Silver light and shadows

The Spinner — Doris Piserchia

spinner

Whenever people mention Doris Piserchia to me, I admit that I am aware of her but add that somehow I never got around to reading anything she published during her all-too-brief but prolific career . Had I but looked more closely at the “P” section of my library, I would have seen that this was not true. I’ve had a copy of Piserchia’s 1980 The Spinner ever since I didn’t get around to sending back the Science Fiction Book Club’s monthly order card [1]. And I must have read it, because there was a bookmark tucked in the back. Too bad I remember nothing about this book.

Reread time.


The Rumson Bore is a triumph of human ingenuity, a hyperspacial tube linking Eastland City to … somewhere else. The dimension-spanning Bore offers a new frontier, a chance to spread across the universe.

But not for the human species.

Nobody is sure where Rumson’s invention leads, although wherever it is somewhere Earth-like enough to have its own life. A court order closed down the Bore, fearing that something dangerous might come through the Bore to Earth.

The closure came too late.

Mordak the spinner wakes from hibernation in an unfamiliar world, a garish, too-bright, cacophonous world unlike his beautiful, subtle world of muted grays. Trapped, with no idea how he got to Earth, Mordak’s first instinct is to take bloody revenge on the humans he blames for his predicament. Faster, deadlier than the hairless apes of Earth, he leaves carnage in his wake.

Forced to make the best of a bad situation, Mordak adopts Eastland City as his new home. True, daylight is too bright for his tastes but the night is welcoming enough. Mordak’s webs transform the city. The webs are deathtraps for the humans but for Mordak and his thousands of eggs, they are a necessary part of a comfortable new home.

Eastland’s human inhabitants inconsiderately prefer not to be torn apart or stuck in a web to wait later consumption. In the face of Mordak’s lightning speed and invulnerability, there’s not much they can do about the situation on their own. Unfortunately, help is not coming: not only does the outside world fail to comprehend the scale of the problem, the state authorities prefer to ignore the alien crisis. It does not compute.

The people of Eastland—recluses, juvenile delinquents, cynical cops, loving mothers and fathers, their succulent children, and one small community of embittered geriatric cannibals in possession of a surprising quantity of high explosives—are on their own.

The people of Eastland are doomed.

 ~oOo~

Mordak’s physiology and basic biology only superficially resemble familiar terrestrial patterns. Don’t get too hung up on pronouns like “he”; Mordak’s alien nature will defy expectation. The important facts are that he is fast, hard to kill, and able to produce thousands of his own kind given time. Anyone who has ever dealt with dandelions, crab grass, or the dreaded zucchini can tell you there is just one reliable way to deal with invasive species.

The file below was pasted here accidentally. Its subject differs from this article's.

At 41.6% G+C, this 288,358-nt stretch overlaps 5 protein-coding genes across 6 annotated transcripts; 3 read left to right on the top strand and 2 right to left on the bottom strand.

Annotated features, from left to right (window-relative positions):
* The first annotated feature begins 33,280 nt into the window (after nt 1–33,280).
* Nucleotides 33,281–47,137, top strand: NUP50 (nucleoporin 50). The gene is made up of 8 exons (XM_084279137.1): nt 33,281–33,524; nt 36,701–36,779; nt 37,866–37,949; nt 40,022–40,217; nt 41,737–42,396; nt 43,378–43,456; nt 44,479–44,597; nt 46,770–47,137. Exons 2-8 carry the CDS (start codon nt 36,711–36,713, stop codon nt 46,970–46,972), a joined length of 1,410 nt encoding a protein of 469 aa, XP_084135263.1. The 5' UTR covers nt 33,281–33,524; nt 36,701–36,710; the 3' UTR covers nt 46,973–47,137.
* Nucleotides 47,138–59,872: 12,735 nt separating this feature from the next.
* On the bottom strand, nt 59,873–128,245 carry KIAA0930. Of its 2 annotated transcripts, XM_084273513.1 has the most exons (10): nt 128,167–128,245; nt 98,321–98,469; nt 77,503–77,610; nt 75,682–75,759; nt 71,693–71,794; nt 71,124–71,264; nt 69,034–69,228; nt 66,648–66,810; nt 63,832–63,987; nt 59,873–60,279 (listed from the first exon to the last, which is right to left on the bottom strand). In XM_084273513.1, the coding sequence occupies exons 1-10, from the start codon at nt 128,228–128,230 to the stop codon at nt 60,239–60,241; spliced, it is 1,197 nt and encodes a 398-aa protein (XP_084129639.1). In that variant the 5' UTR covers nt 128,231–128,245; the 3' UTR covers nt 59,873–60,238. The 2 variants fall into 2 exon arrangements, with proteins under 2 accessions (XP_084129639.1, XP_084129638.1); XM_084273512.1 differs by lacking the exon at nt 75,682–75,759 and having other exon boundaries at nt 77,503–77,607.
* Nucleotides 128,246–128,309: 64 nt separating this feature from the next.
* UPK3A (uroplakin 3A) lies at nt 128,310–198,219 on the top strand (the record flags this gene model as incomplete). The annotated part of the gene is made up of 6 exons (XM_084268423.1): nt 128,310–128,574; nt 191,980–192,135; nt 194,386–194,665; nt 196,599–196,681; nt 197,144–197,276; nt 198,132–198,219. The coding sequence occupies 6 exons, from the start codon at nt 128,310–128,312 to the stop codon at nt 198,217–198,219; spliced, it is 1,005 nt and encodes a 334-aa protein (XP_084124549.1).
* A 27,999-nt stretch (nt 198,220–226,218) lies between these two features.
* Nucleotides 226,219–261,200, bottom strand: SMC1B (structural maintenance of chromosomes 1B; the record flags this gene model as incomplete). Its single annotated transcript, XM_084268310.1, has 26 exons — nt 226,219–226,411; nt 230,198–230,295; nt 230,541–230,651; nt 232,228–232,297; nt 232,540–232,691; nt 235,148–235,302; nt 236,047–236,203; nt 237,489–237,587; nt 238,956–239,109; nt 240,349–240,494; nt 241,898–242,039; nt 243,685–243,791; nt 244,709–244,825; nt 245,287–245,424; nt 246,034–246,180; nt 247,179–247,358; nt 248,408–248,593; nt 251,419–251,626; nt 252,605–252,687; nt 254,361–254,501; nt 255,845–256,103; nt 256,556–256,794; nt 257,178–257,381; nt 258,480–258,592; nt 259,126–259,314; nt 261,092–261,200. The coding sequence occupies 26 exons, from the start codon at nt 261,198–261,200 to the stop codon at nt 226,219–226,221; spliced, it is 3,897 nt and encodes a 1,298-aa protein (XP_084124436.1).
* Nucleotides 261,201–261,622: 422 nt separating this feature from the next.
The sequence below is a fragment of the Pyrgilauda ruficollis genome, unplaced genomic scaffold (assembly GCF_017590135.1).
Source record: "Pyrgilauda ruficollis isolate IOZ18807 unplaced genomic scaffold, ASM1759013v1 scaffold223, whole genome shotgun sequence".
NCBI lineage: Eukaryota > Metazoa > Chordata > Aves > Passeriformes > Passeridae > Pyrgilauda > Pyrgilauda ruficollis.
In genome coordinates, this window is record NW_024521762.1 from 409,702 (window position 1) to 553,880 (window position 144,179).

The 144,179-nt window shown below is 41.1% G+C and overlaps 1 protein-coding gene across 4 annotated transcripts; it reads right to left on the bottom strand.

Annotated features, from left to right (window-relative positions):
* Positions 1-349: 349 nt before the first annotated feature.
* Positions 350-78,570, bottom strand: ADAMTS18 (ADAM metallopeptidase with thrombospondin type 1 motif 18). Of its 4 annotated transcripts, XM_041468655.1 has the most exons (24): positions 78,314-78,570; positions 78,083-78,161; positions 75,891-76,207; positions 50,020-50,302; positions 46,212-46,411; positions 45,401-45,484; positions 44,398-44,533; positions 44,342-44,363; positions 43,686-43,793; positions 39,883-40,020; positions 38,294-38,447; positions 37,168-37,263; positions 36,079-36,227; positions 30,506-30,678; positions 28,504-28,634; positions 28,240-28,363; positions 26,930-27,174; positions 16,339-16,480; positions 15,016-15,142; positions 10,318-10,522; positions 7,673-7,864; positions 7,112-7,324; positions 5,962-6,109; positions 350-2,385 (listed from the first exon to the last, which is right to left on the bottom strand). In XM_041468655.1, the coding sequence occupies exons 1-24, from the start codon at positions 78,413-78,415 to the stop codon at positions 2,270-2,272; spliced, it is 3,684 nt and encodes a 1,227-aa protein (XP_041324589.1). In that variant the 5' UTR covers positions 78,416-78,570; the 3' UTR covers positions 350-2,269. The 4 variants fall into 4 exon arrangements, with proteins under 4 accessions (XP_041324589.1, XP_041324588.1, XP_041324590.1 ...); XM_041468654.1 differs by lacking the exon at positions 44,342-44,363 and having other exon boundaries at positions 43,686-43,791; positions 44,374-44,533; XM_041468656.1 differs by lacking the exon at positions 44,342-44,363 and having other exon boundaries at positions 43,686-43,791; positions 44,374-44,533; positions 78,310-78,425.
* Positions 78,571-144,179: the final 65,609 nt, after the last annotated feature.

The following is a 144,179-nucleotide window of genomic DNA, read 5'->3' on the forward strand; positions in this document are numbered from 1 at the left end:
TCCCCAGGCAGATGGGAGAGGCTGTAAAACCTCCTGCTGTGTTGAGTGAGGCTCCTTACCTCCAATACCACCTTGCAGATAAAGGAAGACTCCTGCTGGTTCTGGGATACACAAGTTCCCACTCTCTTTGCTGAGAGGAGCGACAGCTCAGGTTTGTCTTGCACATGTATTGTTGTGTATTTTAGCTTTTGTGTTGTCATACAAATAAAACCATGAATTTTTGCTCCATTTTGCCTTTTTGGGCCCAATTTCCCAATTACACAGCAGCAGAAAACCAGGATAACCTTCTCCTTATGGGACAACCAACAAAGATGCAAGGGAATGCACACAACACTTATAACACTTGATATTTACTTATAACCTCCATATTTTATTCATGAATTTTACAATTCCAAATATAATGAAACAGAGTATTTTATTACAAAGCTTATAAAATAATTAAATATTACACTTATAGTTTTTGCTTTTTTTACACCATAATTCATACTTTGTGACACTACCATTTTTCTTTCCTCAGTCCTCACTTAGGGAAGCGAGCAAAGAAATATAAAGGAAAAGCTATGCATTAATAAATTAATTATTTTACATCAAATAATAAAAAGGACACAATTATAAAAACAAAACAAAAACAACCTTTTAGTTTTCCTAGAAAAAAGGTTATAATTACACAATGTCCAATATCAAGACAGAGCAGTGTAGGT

The outside world takes an awfully long time to react to the situation in Eastland. In the context of the Disco Era, this makes sense. Cities were seen as hives of scum and villainy, known less for their economic and cultural power and more for their crime rates, garbage strikes, and economic woes. Only a few years before this came out, President Ford’s response to New York’s plight was memorably commemorated by the Daily News.


What we see of Eastland before the alien webs cover everything suggests that Ford would have abandoned it as well.

Further handicapping resistance efforts is the fact that the inhabitants of Eastland are an endearing but extremely dysfunctional lot, barely able to function even when carnivorous aliens aren’t swooping down to pluck off their heads. In many novels, this ragtag band of misfits would come together to foil the invader. In The Spinner , the characters interact but remain isolated in their own little terrified cocoons. The Me Generation lives up to its name.

Still, most of Piserchia’s characters are people you will care about. Maybe not the JD preying on the elderly (until the elderly prey on him). But the cop desperate to find his lost sister, the angry codgers determined to matter, the brain-damaged youth bent on besting the alien at its own game—those folks draw the reader into the story.

As far as I know, The Spinner is very out of print in North America.

If you are curious about this author, I recommend the Doris Piserchia Website.

1: The SFBC helped people enhance their personal libraries with an order system that required people to indicate what books they did not want to be sent. Combine that with teenaged procrastination. Result: I own a lot of SFBC books I might not have otherwise ordered.


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